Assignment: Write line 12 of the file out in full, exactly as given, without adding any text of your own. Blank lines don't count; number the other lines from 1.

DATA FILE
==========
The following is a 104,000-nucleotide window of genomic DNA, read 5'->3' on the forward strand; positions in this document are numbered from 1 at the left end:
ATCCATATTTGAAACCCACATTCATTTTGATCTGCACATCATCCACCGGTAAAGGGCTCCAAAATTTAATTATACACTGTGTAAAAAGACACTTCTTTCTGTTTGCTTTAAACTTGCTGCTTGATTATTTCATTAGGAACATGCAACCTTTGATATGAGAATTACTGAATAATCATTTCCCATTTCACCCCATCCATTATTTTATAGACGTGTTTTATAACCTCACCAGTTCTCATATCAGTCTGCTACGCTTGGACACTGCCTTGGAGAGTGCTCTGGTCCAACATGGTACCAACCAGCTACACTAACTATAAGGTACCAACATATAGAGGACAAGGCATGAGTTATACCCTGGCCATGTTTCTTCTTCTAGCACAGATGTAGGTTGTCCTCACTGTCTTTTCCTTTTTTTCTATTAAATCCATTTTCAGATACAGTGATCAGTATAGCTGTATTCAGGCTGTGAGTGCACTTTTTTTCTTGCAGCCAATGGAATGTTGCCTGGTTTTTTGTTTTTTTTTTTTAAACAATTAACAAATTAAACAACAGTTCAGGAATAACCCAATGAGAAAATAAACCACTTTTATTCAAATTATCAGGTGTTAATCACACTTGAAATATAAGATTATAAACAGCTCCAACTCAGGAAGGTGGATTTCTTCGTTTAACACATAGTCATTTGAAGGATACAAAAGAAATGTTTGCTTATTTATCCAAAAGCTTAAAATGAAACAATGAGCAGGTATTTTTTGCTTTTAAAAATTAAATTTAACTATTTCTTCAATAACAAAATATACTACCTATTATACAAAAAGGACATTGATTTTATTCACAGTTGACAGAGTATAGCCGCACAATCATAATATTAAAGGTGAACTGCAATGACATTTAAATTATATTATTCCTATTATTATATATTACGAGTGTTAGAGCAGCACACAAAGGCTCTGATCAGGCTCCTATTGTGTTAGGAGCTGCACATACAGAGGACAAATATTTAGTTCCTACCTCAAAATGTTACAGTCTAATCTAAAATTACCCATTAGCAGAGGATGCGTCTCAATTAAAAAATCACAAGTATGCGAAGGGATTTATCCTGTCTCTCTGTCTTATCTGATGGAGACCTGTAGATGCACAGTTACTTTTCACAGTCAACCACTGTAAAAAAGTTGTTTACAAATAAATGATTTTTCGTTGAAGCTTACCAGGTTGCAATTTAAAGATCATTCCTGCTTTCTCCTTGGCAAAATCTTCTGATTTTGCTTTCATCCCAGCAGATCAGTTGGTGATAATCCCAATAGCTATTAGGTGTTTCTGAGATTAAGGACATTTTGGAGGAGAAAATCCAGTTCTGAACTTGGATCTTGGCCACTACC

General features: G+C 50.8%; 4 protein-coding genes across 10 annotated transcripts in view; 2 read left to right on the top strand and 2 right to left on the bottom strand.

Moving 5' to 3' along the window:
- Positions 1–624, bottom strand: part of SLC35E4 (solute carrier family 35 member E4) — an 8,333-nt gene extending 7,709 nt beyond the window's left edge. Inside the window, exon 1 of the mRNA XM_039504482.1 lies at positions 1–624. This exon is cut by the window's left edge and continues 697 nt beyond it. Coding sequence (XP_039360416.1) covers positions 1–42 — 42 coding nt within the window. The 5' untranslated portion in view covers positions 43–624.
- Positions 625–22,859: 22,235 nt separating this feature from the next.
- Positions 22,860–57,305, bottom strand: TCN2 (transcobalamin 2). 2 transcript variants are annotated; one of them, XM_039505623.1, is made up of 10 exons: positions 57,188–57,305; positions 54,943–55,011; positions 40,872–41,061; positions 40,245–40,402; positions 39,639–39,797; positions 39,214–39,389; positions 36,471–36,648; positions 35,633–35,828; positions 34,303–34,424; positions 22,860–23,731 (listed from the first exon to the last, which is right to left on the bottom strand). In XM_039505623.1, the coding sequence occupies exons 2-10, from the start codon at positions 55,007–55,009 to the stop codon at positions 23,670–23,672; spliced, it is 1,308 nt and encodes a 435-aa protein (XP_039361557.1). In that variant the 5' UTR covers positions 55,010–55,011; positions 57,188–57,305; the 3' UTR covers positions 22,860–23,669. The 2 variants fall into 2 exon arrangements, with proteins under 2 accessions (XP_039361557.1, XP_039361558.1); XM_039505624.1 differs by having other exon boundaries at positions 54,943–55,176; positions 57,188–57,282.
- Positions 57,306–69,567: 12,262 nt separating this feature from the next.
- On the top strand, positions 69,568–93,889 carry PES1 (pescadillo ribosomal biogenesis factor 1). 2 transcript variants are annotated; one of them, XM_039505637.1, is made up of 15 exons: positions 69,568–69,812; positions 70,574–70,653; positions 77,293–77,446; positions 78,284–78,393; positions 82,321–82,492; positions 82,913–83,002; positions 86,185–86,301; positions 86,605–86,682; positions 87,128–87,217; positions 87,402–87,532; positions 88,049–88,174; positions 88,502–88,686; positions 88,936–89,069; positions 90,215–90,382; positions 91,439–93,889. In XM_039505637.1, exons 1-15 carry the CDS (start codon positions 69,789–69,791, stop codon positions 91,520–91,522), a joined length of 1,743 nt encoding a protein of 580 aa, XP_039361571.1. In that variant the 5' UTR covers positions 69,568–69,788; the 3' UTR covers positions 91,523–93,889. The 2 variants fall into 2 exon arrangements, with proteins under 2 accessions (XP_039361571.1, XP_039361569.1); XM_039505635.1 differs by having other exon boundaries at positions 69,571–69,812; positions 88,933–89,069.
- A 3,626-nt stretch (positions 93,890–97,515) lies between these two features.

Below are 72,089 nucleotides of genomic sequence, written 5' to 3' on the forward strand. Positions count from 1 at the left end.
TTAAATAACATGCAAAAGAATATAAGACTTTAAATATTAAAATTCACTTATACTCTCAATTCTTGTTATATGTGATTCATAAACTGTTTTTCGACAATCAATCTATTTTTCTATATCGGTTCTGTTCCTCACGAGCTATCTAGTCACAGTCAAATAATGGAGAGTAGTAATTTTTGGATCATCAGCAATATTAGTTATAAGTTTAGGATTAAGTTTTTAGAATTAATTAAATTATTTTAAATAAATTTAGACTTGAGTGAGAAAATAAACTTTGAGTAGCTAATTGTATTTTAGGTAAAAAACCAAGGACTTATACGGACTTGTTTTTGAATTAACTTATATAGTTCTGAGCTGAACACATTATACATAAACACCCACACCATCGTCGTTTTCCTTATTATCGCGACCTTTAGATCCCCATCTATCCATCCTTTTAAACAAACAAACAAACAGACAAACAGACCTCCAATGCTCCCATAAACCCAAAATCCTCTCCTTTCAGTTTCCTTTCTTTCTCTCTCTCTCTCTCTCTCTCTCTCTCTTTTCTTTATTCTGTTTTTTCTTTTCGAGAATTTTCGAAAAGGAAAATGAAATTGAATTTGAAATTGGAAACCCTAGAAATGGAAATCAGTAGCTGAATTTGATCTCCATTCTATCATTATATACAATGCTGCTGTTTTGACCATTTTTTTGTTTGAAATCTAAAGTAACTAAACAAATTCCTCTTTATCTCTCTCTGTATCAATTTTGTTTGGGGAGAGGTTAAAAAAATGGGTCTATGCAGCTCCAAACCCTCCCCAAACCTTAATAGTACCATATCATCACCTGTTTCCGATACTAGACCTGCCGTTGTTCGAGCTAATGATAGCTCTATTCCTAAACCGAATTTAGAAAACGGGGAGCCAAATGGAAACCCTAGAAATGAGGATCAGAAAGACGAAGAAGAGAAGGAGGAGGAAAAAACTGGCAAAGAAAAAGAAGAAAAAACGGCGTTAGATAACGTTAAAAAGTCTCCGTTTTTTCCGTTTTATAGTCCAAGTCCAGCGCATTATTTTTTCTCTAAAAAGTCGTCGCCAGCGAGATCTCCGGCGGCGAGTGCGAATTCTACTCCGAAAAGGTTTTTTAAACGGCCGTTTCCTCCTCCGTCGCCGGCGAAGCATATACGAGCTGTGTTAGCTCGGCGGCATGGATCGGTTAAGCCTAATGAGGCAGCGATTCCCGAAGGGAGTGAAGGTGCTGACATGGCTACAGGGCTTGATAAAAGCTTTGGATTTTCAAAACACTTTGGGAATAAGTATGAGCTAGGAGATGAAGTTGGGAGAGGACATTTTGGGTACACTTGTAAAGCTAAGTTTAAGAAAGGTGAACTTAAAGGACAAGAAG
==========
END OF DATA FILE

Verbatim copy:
TTAAATAACATGCAAAAGAATATAAGACTTTAAATATTAAAATTCACTTATACTCTCAATTCTTGTTATATGTGATTCATAAACTGTTTTTCGACAATCAATCTATTTTTCTATATCGGTTCTGTTCCTCACGAGCTATCTAGTCACAGTCAAATAATGGAGAGTAGTAATTTTTGGATCATCAGCAATATTAGTTATAAGTTTAGGATTAAGTTTTTAGAATTAATTAAATTATTTTAAATAAATTTAGACTTGAGTGAGAAAATAAACTTTGAGTAGCTAATTGTATTTTAGGTAAAAAACCAAGGACTTATACGGACTTGTTTTTGAATTAACTTATATAGTTCTGAGCTGAACACATTATACATAAACACCCACACCATCGTCGTTTTCCTTATTATCGCGACCTTTAGATCCCCATCTATCCATCCTTTTAAACAAACAAACAAACAGACAAACAGACCTCCAATGCTCCCATAAACCCAAAATCCTCTCCTTTCAGTTTCCTTTCTTTCTCTCTCTCTCTCTCTCTCTCTCTCTCTTTTCTTTATTCTGTTTTTTCTTTTCGAGAATTTTCGAAAAGGAAAATGAAATTGAATTTGAAATTGGAAACCCTAGAAATGGAAATCAGTAGCTGAATTTGATCTCCATTCTATCATTATATACAATGCTGCTGTTTTGACCATTTTTTTGTTTGAAATCTAAAGTAACTAAACAAATTCCTCTTTATCTCTCTCTGTATCAATTTTGTTTGGGGAGAGGTTAAAAAAATGGGTCTATGCAGCTCCAAACCCTCCCCAAACCTTAATAGTACCATATCATCACCTGTTTCCGATACTAGACCTGCCGTTGTTCGAGCTAATGATAGCTCTATTCCTAAACCGAATTTAGAAAACGGGGAGCCAAATGGAAACCCTAGAAATGAGGATCAGAAAGACGAAGAAGAGAAGGAGGAGGAAAAAACTGGCAAAGAAAAAGAAGAAAAAACGGCGTTAGATAACGTTAAAAAGTCTCCGTTTTTTCCGTTTTATAGTCCAAGTCCAGCGCATTATTTTTTCTCTAAAAAGTCGTCGCCAGCGAGATCTCCGGCGGCGAGTGCGAATTCTACTCCGAAAAGGTTTTTTAAACGGCCGTTTCCTCCTCCGTCGCCGGCGAAGCATATACGAGCTGTGTTAGCTCGGCGGCATGGATCGGTTAAGCCTAATGAGGCAGCGATTCCCGAAGGGAGTGAAGGTGCTGACATGGCTACAGGGCTTGATAAAAGCTTTGGATTTTCAAAACACTTTGGGAATAAGTATGAGCTAGGAGATGAAGTTGGGAGAGGACATTTTGGGTACACTTGTAAAGCTAAGTTTAAGAAAGGTGAACTTAAAGGACAAGAAG